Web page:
India’s Groundwater Crisis and a possible small step.

A recent report highlights a critical issue: the rate of groundwater depletion in India is projected to triple between 2041 and 2080 due to global warming. As temperatures rise, the demand for groundwater increases, exacerbating the already severe depletion rates. This situation persists despite projected increases in precipitation and potential decreases in irrigation use.

The study, published in the Science Advances journal, presents a dire forecast: under a business-as-usual scenario, warming could triple groundwater depletion rates over the coming decades. This is particularly alarming given that over 60% of India’s irrigated agriculture relies on groundwater, with many regions already facing severe shortages.

The researchers found that, across various climate change scenarios, groundwater levels are expected to decline by an average of 3.26 times the current depletion rates (ranging from 1.62 to 4.45 times) depending on the climate model and Representative Concentration Pathway (RCP) scenario. Farmers have been adapting to warming temperatures by increasing groundwater withdrawals, which accelerates depletion rates.

The Role of Hydroponic Fodder Production

In this context, Shunya’s innovative approach to hydroponic green fodder production offers a promising solution. Hydroponically grown fodder requires significantly less water than traditional farming methods. By growing green fodder year-round using hydroponics, Shunya aims to mitigate the impact of water scarcity on agriculture.

Each of Shunya’s hydroponic facilities are designed to produce about 5 tons of fodder daily, providing a reliable source of nutrition for livestock. This method not only addresses the deficit of green fodder but also reduces the reliance on groundwater, making it a sustainable option for the future.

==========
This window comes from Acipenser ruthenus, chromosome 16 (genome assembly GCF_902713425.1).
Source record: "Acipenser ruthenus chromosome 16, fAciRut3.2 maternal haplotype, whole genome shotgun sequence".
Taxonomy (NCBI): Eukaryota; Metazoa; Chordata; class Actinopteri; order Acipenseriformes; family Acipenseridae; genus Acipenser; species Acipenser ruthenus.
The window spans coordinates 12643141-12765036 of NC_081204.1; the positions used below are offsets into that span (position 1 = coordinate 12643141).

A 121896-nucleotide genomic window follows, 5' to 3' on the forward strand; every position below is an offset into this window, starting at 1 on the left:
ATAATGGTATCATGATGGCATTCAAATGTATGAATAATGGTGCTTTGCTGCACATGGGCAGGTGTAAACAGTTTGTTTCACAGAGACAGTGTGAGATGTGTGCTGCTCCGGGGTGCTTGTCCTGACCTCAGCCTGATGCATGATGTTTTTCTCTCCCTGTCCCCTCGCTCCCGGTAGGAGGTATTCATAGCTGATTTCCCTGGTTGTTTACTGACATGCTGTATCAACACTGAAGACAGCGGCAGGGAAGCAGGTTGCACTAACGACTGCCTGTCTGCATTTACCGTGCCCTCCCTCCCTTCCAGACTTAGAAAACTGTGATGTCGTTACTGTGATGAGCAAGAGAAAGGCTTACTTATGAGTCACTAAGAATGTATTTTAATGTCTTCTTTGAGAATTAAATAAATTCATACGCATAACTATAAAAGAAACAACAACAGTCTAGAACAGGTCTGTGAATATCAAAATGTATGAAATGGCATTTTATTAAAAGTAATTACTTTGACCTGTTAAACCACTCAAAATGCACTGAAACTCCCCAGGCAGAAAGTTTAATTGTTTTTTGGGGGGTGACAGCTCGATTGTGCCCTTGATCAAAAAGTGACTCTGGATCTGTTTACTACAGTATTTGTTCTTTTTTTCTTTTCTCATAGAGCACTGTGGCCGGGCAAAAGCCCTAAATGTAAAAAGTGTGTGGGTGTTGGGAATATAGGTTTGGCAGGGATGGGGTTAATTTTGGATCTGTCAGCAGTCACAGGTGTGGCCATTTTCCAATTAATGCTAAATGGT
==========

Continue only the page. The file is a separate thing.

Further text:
Addressing Groundwater Depletion

The report underscores the need for effective policies to manage groundwater use. Recommendations include rationing power supply, metering electricity usage, developing regional water resources, and rewarding farmers for investing in groundwater recharge. Additionally, efficient irrigation technologies, cultivation of less water-intensive crops, and supplemental irrigation through canals are crucial interventions.

Historically, policies facilitating groundwater extraction and an unregulated irrigation economy have led to overexploitation. Increased access to borewells, subsidized electricity, and lack of metering have allowed unchecked groundwater withdrawals. To combat this, a combination of regulatory measures and innovative farming practices, such as hydroponics, is essential.

Future Implications

Without intervention, groundwater depletion rates are likely to accelerate under climate change. The study indicates that warming-induced groundwater pumping will expand the areas facing overexploitation, potentially affecting regions with hard rock aquifers in south and central India by 2050. These aquifers are harder to recharge and have less storage capacity compared to the alluvial aquifers in northwest India.

To prevent a water crisis, it is crucial to implement water-saving policies and interventions across India, especially in regions not yet severely affected. Shunya’s hydroponic fodder production exemplifies how innovative agricultural practices can contribute to sustainable water management.

By adopting such practices and implementing effective policies, India can address the looming groundwater crisis, ensuring long-term water and food security in the face of climate change.